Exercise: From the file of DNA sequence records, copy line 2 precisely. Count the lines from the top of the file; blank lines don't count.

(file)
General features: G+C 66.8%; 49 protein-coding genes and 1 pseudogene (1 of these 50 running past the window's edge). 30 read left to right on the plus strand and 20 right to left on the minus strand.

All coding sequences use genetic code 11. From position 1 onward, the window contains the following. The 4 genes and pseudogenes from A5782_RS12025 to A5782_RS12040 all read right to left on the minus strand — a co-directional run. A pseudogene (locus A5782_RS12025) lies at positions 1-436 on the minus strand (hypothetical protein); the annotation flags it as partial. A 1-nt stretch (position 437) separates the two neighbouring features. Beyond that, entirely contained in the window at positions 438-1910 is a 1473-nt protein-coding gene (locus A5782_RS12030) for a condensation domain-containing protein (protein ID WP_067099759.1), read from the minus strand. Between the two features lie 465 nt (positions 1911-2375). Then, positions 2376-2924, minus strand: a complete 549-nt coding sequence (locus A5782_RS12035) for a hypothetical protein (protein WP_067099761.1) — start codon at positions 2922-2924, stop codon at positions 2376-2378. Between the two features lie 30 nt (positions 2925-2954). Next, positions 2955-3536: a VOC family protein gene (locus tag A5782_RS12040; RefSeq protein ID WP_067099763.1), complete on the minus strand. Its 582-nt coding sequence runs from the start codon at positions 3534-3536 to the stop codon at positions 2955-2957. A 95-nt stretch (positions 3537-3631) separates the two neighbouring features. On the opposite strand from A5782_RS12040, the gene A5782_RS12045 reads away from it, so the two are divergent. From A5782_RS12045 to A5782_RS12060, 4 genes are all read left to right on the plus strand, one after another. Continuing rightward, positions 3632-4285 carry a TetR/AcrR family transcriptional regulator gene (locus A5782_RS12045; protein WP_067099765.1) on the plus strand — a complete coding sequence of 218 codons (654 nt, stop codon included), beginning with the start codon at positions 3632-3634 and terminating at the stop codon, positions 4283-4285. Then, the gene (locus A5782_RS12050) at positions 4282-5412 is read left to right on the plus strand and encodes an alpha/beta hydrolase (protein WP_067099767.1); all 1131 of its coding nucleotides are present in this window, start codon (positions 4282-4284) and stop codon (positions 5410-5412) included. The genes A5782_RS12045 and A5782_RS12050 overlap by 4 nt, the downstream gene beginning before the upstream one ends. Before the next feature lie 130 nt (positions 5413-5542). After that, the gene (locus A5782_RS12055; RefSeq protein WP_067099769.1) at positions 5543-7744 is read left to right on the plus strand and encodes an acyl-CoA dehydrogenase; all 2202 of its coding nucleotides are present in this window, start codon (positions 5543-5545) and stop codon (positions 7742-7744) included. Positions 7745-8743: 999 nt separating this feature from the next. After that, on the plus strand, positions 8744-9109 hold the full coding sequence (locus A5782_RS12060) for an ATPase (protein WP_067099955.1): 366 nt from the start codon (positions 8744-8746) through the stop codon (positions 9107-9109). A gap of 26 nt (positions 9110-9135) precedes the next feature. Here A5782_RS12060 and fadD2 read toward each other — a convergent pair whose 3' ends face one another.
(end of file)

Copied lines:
All coding sequences use genetic code 11. From position 1 onward, the window contains the following. The 4 genes and pseudogenes from A5782_RS12025 to A5782_RS12040 all read right to left on the minus strand — a co-directional run. A pseudogene (locus A5782_RS12025) lies at positions 1-436 on the minus strand (hypothetical protein); the annotation flags it as partial. A 1-nt stretch (position 437) separates the two neighbouring features. Beyond that, entirely contained in the window at positions 438-1910 is a 1473-nt protein-coding gene (locus A5782_RS12030) for a condensation domain-containing protein (protein ID WP_067099759.1), read from the minus strand. Between the two features lie 465 nt (positions 1911-2375). Then, positions 2376-2924, minus strand: a complete 549-nt coding sequence (locus A5782_RS12035) for a hypothetical protein (protein WP_067099761.1) — start codon at positions 2922-2924, stop codon at positions 2376-2378. Between the two features lie 30 nt (positions 2925-2954). Next, positions 2955-3536: a VOC family protein gene (locus tag A5782_RS12040; RefSeq protein ID WP_067099763.1), complete on the minus strand. Its 582-nt coding sequence runs from the start codon at positions 3534-3536 to the stop codon at positions 2955-2957. A 95-nt stretch (positions 3537-3631) separates the two neighbouring features. On the opposite strand from A5782_RS12040, the gene A5782_RS12045 reads away from it, so the two are divergent. From A5782_RS12045 to A5782_RS12060, 4 genes are all read left to right on the plus strand, one after another. Continuing rightward, positions 3632-4285 carry a TetR/AcrR family transcriptional regulator gene (locus A5782_RS12045; protein WP_067099765.1) on the plus strand — a complete coding sequence of 218 codons (654 nt, stop codon included), beginning with the start codon at positions 3632-3634 and terminating at the stop codon, positions 4283-4285. Then, the gene (locus A5782_RS12050) at positions 4282-5412 is read left to right on the plus strand and encodes an alpha/beta hydrolase (protein WP_067099767.1); all 1131 of its coding nucleotides are present in this window, start codon (positions 4282-4284) and stop codon (positions 5410-5412) included. The genes A5782_RS12045 and A5782_RS12050 overlap by 4 nt, the downstream gene beginning before the upstream one ends. Before the next feature lie 130 nt (positions 5413-5542). After that, the gene (locus A5782_RS12055; RefSeq protein WP_067099769.1) at positions 5543-7744 is read left to right on the plus strand and encodes an acyl-CoA dehydrogenase; all 2202 of its coding nucleotides are present in this window, start codon (positions 5543-5545) and stop codon (positions 7742-7744) included. Positions 7745-8743: 999 nt separating this feature from the next. After that, on the plus strand, positions 8744-9109 hold the full coding sequence (locus A5782_RS12060) for an ATPase (protein WP_067099955.1): 366 nt from the start codon (positions 8744-8746) through the stop codon (positions 9107-9109). A gap of 26 nt (positions 9110-9135) precedes the next feature. Here A5782_RS12060 and fadD2 read toward each other — a convergent pair whose 3' ends face one another.